Amsterdam, August 17, 2022 – Indonesia wants to attract companies to the country in the margins of the G20 meeting in Mid-November.
If possible, this also includes Dutch companies and preferably small and medium-sized enterprises, the Indonesian Chamber of Commerce KADIN announced during a visit to the Netherlands and business organizations VNO-NCW and MKB-Netherlands.
KADIN organizes the B20 business meeting around the G20 summit of world leaders.
Such a B20 summit, where the B stands for ‘business’ or business life, has been organized since 2010. Indonesia is the first developing economy to be allowed to organize the G20 summit, emphatically wanting to involve smaller companies as well.
“We want foreign companies to invest in Indonesia and see the potential of Indonesia. It doesn’t just have to be big companies. A good match is much more important”, explains KADIN chairman Arsjad Rashid.
In any case, Indonesia, which has large quantities of raw materials such as nickel, tin, copper and gold, wants to do more business in its own country.
“We want to add value and no longer just execute,” explains Shinta Kamdani, chairwoman of the B20 organizing committee. These raw materials are important for the energy transition, for example. “If you look at solar panels, we have all the raw materials to make them,” Rashid adds.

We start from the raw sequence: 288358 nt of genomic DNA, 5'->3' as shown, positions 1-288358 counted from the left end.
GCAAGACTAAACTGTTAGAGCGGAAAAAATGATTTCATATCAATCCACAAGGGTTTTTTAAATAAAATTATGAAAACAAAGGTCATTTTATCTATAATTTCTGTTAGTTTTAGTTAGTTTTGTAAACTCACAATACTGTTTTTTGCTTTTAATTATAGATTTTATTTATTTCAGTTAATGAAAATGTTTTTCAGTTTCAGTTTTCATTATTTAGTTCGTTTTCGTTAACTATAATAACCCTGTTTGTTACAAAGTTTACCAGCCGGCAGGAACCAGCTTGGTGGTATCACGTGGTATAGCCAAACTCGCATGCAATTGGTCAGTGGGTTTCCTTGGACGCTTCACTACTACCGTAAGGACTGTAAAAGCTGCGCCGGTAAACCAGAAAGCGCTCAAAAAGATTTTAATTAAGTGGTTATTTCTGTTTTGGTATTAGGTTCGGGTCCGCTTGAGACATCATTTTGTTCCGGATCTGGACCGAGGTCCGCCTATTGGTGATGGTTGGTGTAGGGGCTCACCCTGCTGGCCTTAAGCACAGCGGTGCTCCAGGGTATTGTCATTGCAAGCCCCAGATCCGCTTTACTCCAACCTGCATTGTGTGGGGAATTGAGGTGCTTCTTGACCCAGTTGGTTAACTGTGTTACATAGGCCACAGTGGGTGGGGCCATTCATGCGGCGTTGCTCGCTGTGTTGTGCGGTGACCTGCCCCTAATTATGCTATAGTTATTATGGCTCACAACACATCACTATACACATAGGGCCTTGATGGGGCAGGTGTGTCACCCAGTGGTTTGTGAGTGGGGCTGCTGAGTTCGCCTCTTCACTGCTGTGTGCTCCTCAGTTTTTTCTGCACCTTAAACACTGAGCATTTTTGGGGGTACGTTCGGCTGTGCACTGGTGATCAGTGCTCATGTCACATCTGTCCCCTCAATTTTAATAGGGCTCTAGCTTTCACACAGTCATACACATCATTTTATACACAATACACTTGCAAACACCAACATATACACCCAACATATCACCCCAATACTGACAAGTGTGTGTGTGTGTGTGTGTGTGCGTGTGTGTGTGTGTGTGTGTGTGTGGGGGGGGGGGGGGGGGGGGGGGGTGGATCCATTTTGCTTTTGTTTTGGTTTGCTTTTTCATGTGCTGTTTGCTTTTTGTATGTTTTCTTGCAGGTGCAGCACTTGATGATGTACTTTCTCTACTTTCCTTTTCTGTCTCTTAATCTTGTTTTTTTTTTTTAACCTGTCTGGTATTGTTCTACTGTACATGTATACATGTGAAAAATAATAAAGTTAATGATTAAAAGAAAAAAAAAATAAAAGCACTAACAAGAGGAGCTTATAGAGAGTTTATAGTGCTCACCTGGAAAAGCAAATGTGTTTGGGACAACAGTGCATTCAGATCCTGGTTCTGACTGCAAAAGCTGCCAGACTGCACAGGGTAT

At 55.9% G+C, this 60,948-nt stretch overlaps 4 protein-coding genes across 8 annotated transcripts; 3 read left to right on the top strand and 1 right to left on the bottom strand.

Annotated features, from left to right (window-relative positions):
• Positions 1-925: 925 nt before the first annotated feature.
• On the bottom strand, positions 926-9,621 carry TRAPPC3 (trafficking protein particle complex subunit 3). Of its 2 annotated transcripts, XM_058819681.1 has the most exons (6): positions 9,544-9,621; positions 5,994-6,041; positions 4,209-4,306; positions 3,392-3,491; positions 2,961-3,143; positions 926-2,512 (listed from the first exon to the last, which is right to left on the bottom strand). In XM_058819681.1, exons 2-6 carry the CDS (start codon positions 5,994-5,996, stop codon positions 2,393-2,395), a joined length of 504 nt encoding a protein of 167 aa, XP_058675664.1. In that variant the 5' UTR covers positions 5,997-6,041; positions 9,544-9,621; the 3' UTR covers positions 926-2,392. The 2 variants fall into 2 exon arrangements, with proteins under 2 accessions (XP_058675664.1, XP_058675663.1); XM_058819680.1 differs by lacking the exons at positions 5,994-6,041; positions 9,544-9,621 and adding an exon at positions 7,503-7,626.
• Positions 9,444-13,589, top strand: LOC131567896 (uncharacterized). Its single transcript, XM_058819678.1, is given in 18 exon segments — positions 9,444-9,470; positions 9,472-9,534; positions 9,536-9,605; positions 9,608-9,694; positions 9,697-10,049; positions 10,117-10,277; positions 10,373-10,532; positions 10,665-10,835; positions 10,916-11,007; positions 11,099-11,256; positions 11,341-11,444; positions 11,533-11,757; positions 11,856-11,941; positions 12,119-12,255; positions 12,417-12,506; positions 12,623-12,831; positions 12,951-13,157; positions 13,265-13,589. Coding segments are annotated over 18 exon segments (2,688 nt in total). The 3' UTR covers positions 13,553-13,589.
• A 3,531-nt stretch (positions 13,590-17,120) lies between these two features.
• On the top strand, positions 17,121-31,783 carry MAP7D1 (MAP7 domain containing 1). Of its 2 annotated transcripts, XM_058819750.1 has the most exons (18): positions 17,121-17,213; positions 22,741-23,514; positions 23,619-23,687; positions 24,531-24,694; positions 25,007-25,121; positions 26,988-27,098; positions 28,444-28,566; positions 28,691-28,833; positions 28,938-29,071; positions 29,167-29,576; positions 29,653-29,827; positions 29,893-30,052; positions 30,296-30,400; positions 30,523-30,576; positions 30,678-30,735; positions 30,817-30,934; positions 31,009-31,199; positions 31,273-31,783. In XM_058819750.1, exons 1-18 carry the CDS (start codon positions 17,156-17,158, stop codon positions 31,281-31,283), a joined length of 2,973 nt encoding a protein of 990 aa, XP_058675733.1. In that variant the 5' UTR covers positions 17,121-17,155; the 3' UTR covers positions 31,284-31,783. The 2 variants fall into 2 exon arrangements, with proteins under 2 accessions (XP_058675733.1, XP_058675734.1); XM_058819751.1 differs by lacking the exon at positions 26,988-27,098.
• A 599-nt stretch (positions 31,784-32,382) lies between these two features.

Those raw materials have already attracted the attention of Tesla CEO Elon Musk, but Indonesia has much more to offer, Rashid and Kamdani argued. “We have a population of 270 million people who are digitally proficient. 72 percent have a smartphone,” says Kamdani.
“And Indonesia also wants to change. We have passed a law to reduce bureaucratic rules for companies that want to put money into our country.”
To indicate what is possible, the B20 organization also proposes a number of its own projects for investors. This concerns, for example, ecotourism, greening projects with solar panels and battery storage and the cultivation of shrimps with new techniques.
But the organization also explicitly mentions the construction of the new capital Nusantara. “That’s a huge project,” Kamdani laughs. “And we were the first to come to the Netherlands to show companies what is possible.”